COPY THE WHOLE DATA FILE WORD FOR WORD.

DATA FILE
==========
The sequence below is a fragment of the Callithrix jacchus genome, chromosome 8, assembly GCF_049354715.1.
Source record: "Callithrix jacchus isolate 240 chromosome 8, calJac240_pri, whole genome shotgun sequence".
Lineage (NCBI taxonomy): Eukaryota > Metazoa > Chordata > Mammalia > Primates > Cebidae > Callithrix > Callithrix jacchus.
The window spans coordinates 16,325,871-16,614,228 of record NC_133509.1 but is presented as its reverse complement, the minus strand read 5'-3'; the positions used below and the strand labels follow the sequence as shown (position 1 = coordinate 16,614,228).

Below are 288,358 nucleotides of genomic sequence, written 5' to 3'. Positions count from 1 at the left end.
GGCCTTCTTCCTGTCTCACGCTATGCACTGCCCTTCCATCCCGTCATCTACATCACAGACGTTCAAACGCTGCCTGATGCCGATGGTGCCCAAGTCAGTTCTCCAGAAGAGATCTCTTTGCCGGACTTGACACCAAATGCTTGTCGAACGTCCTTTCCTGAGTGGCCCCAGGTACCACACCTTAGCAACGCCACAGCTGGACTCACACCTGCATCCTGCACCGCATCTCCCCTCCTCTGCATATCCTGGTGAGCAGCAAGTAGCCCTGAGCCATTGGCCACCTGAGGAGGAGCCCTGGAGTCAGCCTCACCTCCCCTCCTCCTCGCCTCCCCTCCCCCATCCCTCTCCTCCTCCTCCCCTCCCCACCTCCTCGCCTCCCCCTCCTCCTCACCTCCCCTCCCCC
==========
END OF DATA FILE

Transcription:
The sequence below is a fragment of the Callithrix jacchus genome, chromosome 8, assembly GCF_049354715.1.
Source record: "Callithrix jacchus isolate 240 chromosome 8, calJac240_pri, whole genome shotgun sequence".
Lineage (NCBI taxonomy): Eukaryota > Metazoa > Chordata > Mammalia > Primates > Cebidae > Callithrix > Callithrix jacchus.
The window spans coordinates 16,325,871-16,614,228 of record NC_133509.1 but is presented as its reverse complement, the minus strand read 5'-3'; the positions used below and the strand labels follow the sequence as shown (position 1 = coordinate 16,614,228).

Below are 288,358 nucleotides of genomic sequence, written 5' to 3'. Positions count from 1 at the left end.
GGCCTTCTTCCTGTCTCACGCTATGCACTGCCCTTCCATCCCGTCATCTACATCACAGACGTTCAAACGCTGCCTGATGCCGATGGTGCCCAAGTCAGTTCTCCAGAAGAGATCTCTTTGCCGGACTTGACACCAAATGCTTGTCGAACGTCCTTTCCTGAGTGGCCCCAGGTACCACACCTTAGCAACGCCACAGCTGGACTCACACCTGCATCCTGCACCGCATCTCCCCTCCTCTGCATATCCTGGTGAGCAGCAAGTAGCCCTGAGCCATTGGCCACCTGAGGAGGAGCCCTGGAGTCAGCCTCACCTCCCCTCCTCCTCGCCTCCCCTCCCCCATCCCTCTCCTCCTCCTCCCCTCCCCACCTCCTCGCCTCCCCCTCCTCCTCACCTCCCCTCCCCC